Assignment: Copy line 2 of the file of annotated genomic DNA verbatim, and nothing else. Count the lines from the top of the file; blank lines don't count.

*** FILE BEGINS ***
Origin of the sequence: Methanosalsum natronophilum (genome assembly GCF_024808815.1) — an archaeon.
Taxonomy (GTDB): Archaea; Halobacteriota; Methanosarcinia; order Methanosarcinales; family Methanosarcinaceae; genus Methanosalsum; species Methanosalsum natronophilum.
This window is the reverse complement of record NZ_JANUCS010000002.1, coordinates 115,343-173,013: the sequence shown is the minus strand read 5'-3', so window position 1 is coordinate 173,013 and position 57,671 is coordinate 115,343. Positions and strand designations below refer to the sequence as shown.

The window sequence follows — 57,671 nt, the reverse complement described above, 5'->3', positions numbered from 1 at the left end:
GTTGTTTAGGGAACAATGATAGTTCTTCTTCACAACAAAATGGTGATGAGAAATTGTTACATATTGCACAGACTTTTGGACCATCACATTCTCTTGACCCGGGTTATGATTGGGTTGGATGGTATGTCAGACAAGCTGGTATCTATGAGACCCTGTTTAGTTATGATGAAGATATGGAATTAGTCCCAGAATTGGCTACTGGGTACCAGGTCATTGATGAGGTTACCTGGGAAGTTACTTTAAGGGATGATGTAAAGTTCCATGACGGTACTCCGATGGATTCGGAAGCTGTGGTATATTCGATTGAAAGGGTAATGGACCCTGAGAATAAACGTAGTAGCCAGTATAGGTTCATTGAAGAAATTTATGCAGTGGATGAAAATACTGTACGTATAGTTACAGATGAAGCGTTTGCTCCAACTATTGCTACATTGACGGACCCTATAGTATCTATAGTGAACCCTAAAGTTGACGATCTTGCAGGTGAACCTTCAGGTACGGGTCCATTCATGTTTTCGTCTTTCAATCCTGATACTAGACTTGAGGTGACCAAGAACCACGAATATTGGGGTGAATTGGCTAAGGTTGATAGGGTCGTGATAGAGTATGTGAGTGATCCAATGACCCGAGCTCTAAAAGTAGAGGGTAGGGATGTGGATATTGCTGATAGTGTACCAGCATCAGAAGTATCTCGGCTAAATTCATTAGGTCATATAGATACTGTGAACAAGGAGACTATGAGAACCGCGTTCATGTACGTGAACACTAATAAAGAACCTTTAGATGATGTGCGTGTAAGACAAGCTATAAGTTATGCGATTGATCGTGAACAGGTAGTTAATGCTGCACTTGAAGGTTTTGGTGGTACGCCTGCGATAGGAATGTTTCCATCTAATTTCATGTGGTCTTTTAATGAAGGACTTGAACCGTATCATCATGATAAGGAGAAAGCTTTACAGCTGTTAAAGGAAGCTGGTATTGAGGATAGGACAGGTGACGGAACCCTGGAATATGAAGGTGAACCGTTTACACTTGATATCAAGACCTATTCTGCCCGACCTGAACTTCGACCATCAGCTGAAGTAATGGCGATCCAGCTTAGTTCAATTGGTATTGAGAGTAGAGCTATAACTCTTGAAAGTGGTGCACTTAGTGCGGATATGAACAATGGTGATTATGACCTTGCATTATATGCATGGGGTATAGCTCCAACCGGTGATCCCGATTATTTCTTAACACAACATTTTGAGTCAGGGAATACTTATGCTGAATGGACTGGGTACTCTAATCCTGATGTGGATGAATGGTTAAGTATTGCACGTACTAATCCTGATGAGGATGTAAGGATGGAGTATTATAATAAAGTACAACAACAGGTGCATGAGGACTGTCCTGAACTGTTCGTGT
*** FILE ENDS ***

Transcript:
Taxonomy (GTDB): Archaea; Halobacteriota; Methanosarcinia; order Methanosarcinales; family Methanosarcinaceae; genus Methanosalsum; species Methanosalsum natronophilum.